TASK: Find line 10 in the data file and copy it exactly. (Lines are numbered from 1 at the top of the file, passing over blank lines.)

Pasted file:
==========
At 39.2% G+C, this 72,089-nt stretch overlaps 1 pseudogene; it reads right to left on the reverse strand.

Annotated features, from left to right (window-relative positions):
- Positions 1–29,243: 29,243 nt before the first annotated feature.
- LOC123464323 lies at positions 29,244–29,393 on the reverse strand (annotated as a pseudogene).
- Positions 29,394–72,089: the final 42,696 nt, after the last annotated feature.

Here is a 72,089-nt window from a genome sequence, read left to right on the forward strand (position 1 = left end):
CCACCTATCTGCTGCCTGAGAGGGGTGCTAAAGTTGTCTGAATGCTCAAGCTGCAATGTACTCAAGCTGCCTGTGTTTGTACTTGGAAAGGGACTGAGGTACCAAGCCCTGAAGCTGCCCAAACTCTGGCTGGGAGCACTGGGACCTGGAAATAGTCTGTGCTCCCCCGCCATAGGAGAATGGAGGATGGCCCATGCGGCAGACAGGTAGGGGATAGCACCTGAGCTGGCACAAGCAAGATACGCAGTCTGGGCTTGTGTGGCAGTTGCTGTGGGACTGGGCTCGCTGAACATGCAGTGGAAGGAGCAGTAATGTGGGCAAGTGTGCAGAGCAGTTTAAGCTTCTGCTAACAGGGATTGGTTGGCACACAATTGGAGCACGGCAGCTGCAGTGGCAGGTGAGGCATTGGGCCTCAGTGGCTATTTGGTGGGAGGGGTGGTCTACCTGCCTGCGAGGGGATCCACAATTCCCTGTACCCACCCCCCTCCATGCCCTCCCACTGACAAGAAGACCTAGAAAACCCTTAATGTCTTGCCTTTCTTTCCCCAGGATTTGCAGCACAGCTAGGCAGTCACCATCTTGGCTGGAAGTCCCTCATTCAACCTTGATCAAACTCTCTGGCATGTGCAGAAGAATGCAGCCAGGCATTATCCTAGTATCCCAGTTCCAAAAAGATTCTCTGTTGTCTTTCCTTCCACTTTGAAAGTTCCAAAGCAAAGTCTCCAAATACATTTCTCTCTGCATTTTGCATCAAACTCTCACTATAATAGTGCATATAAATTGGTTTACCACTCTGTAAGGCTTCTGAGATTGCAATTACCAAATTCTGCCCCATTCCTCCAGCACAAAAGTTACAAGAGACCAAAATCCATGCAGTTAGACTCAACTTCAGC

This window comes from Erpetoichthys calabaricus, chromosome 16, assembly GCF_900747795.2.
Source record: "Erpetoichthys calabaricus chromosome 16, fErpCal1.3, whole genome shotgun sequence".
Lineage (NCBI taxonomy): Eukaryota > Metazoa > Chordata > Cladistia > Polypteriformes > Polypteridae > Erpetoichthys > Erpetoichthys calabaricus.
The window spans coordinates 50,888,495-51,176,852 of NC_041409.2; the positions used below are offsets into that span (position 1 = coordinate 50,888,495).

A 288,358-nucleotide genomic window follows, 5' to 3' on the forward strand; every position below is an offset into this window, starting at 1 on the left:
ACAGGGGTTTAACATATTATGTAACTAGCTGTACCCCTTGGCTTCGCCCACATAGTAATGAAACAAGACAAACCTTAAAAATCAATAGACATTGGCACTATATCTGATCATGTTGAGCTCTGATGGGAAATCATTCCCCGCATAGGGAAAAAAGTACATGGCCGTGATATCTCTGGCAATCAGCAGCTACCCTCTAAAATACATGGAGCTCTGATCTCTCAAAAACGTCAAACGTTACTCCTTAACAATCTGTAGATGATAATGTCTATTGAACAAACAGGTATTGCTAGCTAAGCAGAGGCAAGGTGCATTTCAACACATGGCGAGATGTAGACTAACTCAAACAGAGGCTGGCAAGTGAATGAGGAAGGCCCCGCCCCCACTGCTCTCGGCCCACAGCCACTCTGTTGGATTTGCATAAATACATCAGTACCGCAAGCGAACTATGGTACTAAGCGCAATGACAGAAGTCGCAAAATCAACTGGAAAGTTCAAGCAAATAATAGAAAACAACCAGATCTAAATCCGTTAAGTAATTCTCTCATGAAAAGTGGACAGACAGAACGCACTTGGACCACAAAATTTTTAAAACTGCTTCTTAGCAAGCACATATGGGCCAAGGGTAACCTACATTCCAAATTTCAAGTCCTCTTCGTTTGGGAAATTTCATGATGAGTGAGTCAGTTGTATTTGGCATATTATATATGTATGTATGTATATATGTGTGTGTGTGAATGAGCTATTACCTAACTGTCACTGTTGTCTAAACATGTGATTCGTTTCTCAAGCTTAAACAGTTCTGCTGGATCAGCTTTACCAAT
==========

Lineage (NCBI taxonomy): Eukaryota > Metazoa > Chordata > Cladistia > Polypteriformes > Polypteridae > Erpetoichthys > Erpetoichthys calabaricus.